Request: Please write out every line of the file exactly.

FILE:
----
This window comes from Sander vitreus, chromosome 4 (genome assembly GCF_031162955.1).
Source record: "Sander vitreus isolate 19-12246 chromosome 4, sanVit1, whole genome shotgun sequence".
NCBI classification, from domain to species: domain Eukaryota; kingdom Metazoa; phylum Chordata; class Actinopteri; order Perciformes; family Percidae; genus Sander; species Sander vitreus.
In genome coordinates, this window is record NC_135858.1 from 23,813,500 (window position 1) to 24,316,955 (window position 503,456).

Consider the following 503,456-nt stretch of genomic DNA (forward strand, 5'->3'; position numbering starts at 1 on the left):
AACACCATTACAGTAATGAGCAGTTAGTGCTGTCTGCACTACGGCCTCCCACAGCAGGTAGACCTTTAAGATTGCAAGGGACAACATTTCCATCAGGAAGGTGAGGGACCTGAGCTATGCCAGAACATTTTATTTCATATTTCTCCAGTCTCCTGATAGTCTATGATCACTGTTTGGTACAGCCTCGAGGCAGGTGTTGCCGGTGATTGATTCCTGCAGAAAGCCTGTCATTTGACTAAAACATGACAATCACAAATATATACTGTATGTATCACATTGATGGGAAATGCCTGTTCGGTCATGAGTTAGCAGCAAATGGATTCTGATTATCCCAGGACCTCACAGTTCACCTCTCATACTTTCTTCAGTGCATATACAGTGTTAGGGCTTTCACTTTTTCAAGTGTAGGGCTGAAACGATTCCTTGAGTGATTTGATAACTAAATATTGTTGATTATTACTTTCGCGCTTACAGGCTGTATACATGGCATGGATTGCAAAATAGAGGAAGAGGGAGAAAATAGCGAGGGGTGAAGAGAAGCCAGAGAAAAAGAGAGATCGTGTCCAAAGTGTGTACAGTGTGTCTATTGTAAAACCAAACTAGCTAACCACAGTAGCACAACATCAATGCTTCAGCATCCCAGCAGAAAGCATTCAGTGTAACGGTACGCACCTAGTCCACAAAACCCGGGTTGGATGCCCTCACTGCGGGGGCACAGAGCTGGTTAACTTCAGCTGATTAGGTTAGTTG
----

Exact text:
This window comes from Sander vitreus, chromosome 4 (genome assembly GCF_031162955.1).
Source record: "Sander vitreus isolate 19-12246 chromosome 4, sanVit1, whole genome shotgun sequence".
NCBI classification, from domain to species: domain Eukaryota; kingdom Metazoa; phylum Chordata; class Actinopteri; order Perciformes; family Percidae; genus Sander; species Sander vitreus.
In genome coordinates, this window is record NC_135858.1 from 23,813,500 (window position 1) to 24,316,955 (window position 503,456).

Consider the following 503,456-nt stretch of genomic DNA (forward strand, 5'->3'; position numbering starts at 1 on the left):
AACACCATTACAGTAATGAGCAGTTAGTGCTGTCTGCACTACGGCCTCCCACAGCAGGTAGACCTTTAAGATTGCAAGGGACAACATTTCCATCAGGAAGGTGAGGGACCTGAGCTATGCCAGAACATTTTATTTCATATTTCTCCAGTCTCCTGATAGTCTATGATCACTGTTTGGTACAGCCTCGAGGCAGGTGTTGCCGGTGATTGATTCCTGCAGAAAGCCTGTCATTTGACTAAAACATGACAATCACAAATATATACTGTATGTATCACATTGATGGGAAATGCCTGTTCGGTCATGAGTTAGCAGCAAATGGATTCTGATTATCCCAGGACCTCACAGTTCACCTCTCATACTTTCTTCAGTGCATATACAGTGTTAGGGCTTTCACTTTTTCAAGTGTAGGGCTGAAACGATTCCTTGAGTGATTTGATAACTAAATATTGTTGATTATTACTTTCGCGCTTACAGGCTGTATACATGGCATGGATTGCAAAATAGAGGAAGAGGGAGAAAATAGCGAGGGGTGAAGAGAAGCCAGAGAAAAAGAGAGATCGTGTCCAAAGTGTGTACAGTGTGTCTATTGTAAAACCAAACTAGCTAACCACAGTAGCACAACATCAATGCTTCAGCATCCCAGCAGAAAGCATTCAGTGTAACGGTACGCACCTAGTCCACAAAACCCGGGTTGGATGCCCTCACTGCGGGGGCACAGAGCTGGTTAACTTCAGCTGATTAGGTTAGTTG